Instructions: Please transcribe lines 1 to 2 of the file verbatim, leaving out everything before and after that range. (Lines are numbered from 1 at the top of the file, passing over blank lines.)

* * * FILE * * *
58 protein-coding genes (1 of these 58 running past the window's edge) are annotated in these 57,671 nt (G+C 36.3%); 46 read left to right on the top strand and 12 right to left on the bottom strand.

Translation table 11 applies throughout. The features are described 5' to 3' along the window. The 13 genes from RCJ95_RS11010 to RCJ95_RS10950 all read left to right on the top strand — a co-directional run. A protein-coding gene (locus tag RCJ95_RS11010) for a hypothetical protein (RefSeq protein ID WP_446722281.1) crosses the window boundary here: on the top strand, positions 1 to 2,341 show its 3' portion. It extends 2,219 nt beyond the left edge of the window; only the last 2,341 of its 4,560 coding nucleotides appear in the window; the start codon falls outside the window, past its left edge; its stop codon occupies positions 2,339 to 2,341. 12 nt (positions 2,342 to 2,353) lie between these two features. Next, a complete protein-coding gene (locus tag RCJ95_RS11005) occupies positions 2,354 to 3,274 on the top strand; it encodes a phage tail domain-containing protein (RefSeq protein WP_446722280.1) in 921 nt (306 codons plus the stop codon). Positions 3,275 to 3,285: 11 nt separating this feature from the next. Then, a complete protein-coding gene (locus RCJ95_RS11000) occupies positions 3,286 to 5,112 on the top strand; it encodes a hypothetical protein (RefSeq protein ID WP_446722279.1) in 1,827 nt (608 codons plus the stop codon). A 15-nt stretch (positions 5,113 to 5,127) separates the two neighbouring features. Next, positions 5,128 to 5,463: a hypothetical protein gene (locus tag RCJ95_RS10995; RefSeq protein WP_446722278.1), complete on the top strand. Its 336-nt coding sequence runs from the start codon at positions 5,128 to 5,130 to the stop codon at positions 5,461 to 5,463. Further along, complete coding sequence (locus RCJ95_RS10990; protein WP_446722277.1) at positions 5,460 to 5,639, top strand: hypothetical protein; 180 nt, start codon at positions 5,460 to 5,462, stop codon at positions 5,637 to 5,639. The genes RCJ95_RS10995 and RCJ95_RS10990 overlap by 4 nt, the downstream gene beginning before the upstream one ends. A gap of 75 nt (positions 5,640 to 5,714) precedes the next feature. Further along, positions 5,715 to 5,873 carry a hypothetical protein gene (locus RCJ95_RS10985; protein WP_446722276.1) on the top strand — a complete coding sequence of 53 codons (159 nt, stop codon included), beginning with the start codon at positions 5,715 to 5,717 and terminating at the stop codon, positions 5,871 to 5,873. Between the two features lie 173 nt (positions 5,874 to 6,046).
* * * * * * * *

58 protein-coding genes (1 of these 58 running past the window's edge) are annotated in these 57,671 nt (G+C 36.3%); 46 read left to right on the top strand and 12 right to left on the bottom strand.

Translation table 11 applies throughout. The features are described 5' to 3' along the window. The 13 genes from RCJ95_RS11010 to RCJ95_RS10950 all read left to right on the top strand — a co-directional run. A protein-coding gene (locus tag RCJ95_RS11010) for a hypothetical protein (RefSeq protein ID WP_446722281.1) crosses the window boundary here: on the top strand, positions 1 to 2,341 show its 3' portion. It extends 2,219 nt beyond the left edge of the window; only the last 2,341 of its 4,560 coding nucleotides appear in the window; the start codon falls outside the window, past its left edge; its stop codon occupies positions 2,339 to 2,341. 12 nt (positions 2,342 to 2,353) lie between these two features. Next, a complete protein-coding gene (locus tag RCJ95_RS11005) occupies positions 2,354 to 3,274 on the top strand; it encodes a phage tail domain-containing protein (RefSeq protein WP_446722280.1) in 921 nt (306 codons plus the stop codon). Positions 3,275 to 3,285: 11 nt separating this feature from the next. Then, a complete protein-coding gene (locus RCJ95_RS11000) occupies positions 3,286 to 5,112 on the top strand; it encodes a hypothetical protein (RefSeq protein ID WP_446722279.1) in 1,827 nt (608 codons plus the stop codon). A 15-nt stretch (positions 5,113 to 5,127) separates the two neighbouring features. Next, positions 5,128 to 5,463: a hypothetical protein gene (locus tag RCJ95_RS10995; RefSeq protein WP_446722278.1), complete on the top strand. Its 336-nt coding sequence runs from the start codon at positions 5,128 to 5,130 to the stop codon at positions 5,461 to 5,463. Further along, complete coding sequence (locus RCJ95_RS10990; protein WP_446722277.1) at positions 5,460 to 5,639, top strand: hypothetical protein; 180 nt, start codon at positions 5,460 to 5,462, stop codon at positions 5,637 to 5,639. The genes RCJ95_RS10995 and RCJ95_RS10990 overlap by 4 nt, the downstream gene beginning before the upstream one ends. A gap of 75 nt (positions 5,640 to 5,714) precedes the next feature. Further along, positions 5,715 to 5,873 carry a hypothetical protein gene (locus RCJ95_RS10985; protein WP_446722276.1) on the top strand — a complete coding sequence of 53 codons (159 nt, stop codon included), beginning with the start codon at positions 5,715 to 5,717 and terminating at the stop codon, positions 5,871 to 5,873. Between the two features lie 173 nt (positions 5,874 to 6,046).